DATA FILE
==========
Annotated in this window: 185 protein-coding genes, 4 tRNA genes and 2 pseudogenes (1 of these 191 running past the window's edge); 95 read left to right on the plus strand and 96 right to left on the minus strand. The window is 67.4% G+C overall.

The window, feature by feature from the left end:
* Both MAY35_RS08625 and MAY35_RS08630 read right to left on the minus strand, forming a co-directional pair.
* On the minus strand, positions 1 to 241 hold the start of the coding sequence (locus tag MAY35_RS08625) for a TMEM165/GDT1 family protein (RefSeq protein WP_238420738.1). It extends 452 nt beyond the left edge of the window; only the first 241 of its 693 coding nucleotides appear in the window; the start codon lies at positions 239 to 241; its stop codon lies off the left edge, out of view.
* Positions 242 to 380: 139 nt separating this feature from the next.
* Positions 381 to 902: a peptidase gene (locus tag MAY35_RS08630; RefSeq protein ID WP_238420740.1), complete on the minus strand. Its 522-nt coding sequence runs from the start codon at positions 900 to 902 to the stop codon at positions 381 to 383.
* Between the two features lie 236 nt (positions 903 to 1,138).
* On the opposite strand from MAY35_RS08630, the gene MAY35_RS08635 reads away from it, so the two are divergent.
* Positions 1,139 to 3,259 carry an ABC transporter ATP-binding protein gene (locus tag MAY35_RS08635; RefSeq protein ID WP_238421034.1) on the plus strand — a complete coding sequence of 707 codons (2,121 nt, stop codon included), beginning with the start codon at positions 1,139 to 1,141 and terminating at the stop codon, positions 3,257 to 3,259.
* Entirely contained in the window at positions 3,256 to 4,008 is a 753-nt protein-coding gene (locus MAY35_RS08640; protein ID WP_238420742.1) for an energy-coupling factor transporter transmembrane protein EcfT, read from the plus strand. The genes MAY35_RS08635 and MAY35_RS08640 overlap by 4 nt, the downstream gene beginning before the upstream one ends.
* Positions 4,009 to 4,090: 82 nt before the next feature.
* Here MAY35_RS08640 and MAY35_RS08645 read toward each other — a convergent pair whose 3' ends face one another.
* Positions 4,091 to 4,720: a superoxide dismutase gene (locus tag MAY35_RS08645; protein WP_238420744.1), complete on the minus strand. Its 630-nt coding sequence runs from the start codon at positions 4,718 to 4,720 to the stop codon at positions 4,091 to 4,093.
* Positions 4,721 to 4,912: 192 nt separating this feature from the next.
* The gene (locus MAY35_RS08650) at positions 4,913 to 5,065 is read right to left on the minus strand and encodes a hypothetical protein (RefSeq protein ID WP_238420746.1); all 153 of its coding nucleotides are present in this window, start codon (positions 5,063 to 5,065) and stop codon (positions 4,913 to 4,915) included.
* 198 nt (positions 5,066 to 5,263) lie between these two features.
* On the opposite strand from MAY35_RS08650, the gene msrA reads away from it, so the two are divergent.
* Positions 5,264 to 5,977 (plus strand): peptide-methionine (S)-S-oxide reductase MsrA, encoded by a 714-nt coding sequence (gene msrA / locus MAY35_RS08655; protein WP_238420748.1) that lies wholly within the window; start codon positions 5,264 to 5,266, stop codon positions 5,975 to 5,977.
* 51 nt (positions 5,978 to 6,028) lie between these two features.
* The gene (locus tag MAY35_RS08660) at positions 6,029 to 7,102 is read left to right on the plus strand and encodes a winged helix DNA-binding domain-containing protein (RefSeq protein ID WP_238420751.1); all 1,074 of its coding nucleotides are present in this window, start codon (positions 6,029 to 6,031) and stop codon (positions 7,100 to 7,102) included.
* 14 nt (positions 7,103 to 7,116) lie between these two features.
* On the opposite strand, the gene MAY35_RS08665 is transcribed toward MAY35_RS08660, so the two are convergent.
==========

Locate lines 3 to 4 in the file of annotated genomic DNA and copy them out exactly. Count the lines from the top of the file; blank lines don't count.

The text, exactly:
* Both MAY35_RS08625 and MAY35_RS08630 read right to left on the minus strand, forming a co-directional pair.
* On the minus strand, positions 1 to 241 hold the start of the coding sequence (locus tag MAY35_RS08625) for a TMEM165/GDT1 family protein (RefSeq protein WP_238420738.1). It extends 452 nt beyond the left edge of the window; only the first 241 of its 693 coding nucleotides appear in the window; the start codon lies at positions 239 to 241; its stop codon lies off the left edge, out of view.